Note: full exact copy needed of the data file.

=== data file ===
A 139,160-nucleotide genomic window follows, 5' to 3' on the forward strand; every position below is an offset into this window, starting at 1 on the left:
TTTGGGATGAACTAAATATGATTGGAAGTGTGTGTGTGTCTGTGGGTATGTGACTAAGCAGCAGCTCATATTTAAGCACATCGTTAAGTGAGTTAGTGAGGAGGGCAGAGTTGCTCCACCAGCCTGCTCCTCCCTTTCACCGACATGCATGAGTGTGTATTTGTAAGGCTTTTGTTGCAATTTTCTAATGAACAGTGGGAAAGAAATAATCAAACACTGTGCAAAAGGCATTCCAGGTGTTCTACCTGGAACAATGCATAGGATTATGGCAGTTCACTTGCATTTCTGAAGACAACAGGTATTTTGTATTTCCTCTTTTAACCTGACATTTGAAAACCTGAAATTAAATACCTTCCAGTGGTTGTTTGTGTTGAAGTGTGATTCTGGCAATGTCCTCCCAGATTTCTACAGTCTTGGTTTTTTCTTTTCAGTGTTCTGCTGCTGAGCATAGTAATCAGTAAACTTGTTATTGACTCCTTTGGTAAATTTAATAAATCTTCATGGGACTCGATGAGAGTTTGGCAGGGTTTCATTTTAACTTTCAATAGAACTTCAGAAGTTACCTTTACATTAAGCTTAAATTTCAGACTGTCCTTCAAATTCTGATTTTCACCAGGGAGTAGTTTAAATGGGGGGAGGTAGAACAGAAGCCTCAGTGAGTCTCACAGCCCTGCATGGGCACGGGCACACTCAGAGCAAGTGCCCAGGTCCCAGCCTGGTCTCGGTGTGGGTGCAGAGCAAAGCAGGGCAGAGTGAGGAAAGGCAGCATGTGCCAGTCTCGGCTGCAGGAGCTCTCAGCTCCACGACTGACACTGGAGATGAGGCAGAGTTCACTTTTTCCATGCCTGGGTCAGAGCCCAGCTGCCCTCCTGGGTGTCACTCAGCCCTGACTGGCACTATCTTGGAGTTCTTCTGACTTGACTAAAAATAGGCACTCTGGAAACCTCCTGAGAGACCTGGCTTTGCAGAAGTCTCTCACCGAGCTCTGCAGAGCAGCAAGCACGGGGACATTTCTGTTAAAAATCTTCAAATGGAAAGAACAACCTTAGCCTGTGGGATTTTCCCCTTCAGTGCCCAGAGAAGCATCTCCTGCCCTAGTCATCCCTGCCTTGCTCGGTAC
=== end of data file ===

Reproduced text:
A 139,160-nucleotide genomic window follows, 5' to 3' on the forward strand; every position below is an offset into this window, starting at 1 on the left:
TTTGGGATGAACTAAATATGATTGGAAGTGTGTGTGTGTCTGTGGGTATGTGACTAAGCAGCAGCTCATATTTAAGCACATCGTTAAGTGAGTTAGTGAGGAGGGCAGAGTTGCTCCACCAGCCTGCTCCTCCCTTTCACCGACATGCATGAGTGTGTATTTGTAAGGCTTTTGTTGCAATTTTCTAATGAACAGTGGGAAAGAAATAATCAAACACTGTGCAAAAGGCATTCCAGGTGTTCTACCTGGAACAATGCATAGGATTATGGCAGTTCACTTGCATTTCTGAAGACAACAGGTATTTTGTATTTCCTCTTTTAACCTGACATTTGAAAACCTGAAATTAAATACCTTCCAGTGGTTGTTTGTGTTGAAGTGTGATTCTGGCAATGTCCTCCCAGATTTCTACAGTCTTGGTTTTTTCTTTTCAGTGTTCTGCTGCTGAGCATAGTAATCAGTAAACTTGTTATTGACTCCTTTGGTAAATTTAATAAATCTTCATGGGACTCGATGAGAGTTTGGCAGGGTTTCATTTTAACTTTCAATAGAACTTCAGAAGTTACCTTTACATTAAGCTTAAATTTCAGACTGTCCTTCAAATTCTGATTTTCACCAGGGAGTAGTTTAAATGGGGGGAGGTAGAACAGAAGCCTCAGTGAGTCTCACAGCCCTGCATGGGCACGGGCACACTCAGAGCAAGTGCCCAGGTCCCAGCCTGGTCTCGGTGTGGGTGCAGAGCAAAGCAGGGCAGAGTGAGGAAAGGCAGCATGTGCCAGTCTCGGCTGCAGGAGCTCTCAGCTCCACGACTGACACTGGAGATGAGGCAGAGTTCACTTTTTCCATGCCTGGGTCAGAGCCCAGCTGCCCTCCTGGGTGTCACTCAGCCCTGACTGGCACTATCTTGGAGTTCTTCTGACTTGACTAAAAATAGGCACTCTGGAAACCTCCTGAGAGACCTGGCTTTGCAGAAGTCTCTCACCGAGCTCTGCAGAGCAGCAAGCACGGGGACATTTCTGTTAAAAATCTTCAAATGGAAAGAACAACCTTAGCCTGTGGGATTTTCCCCTTCAGTGCCCAGAGAAGCATCTCCTGCCCTAGTCATCCCTGCCTTGCTCGGTAC